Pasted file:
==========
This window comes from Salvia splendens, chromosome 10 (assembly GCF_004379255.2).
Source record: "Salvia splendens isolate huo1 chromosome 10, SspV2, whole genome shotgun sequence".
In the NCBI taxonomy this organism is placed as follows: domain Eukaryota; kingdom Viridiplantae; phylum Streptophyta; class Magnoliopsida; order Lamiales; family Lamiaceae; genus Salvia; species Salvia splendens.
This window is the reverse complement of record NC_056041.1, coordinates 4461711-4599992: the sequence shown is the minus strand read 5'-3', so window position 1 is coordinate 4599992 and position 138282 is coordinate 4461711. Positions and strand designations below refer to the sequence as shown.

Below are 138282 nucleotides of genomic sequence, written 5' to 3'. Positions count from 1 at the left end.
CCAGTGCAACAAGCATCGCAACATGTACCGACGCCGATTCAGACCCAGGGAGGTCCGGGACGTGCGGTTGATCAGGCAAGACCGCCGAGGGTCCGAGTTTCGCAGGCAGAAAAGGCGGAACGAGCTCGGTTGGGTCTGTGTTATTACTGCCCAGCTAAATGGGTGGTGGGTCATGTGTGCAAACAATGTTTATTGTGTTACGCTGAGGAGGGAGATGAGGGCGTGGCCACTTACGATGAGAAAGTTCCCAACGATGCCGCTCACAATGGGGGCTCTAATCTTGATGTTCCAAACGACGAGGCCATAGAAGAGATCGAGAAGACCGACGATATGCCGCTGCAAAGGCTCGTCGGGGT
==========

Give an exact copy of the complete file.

This window comes from Salvia splendens, chromosome 10 (assembly GCF_004379255.2).
Source record: "Salvia splendens isolate huo1 chromosome 10, SspV2, whole genome shotgun sequence".
In the NCBI taxonomy this organism is placed as follows: domain Eukaryota; kingdom Viridiplantae; phylum Streptophyta; class Magnoliopsida; order Lamiales; family Lamiaceae; genus Salvia; species Salvia splendens.
This window is the reverse complement of record NC_056041.1, coordinates 4461711-4599992: the sequence shown is the minus strand read 5'-3', so window position 1 is coordinate 4599992 and position 138282 is coordinate 4461711. Positions and strand designations below refer to the sequence as shown.

Below are 138282 nucleotides of genomic sequence, written 5' to 3'. Positions count from 1 at the left end.
CCAGTGCAACAAGCATCGCAACATGTACCGACGCCGATTCAGACCCAGGGAGGTCCGGGACGTGCGGTTGATCAGGCAAGACCGCCGAGGGTCCGAGTTTCGCAGGCAGAAAAGGCGGAACGAGCTCGGTTGGGTCTGTGTTATTACTGCCCAGCTAAATGGGTGGTGGGTCATGTGTGCAAACAATGTTTATTGTGTTACGCTGAGGAGGGAGATGAGGGCGTGGCCACTTACGATGAGAAAGTTCCCAACGATGCCGCTCACAATGGGGGCTCTAATCTTGATGTTCCAAACGACGAGGCCATAGAAGAGATCGAGAAGACCGACGATATGCCGCTGCAAAGGCTCGTCGGGGT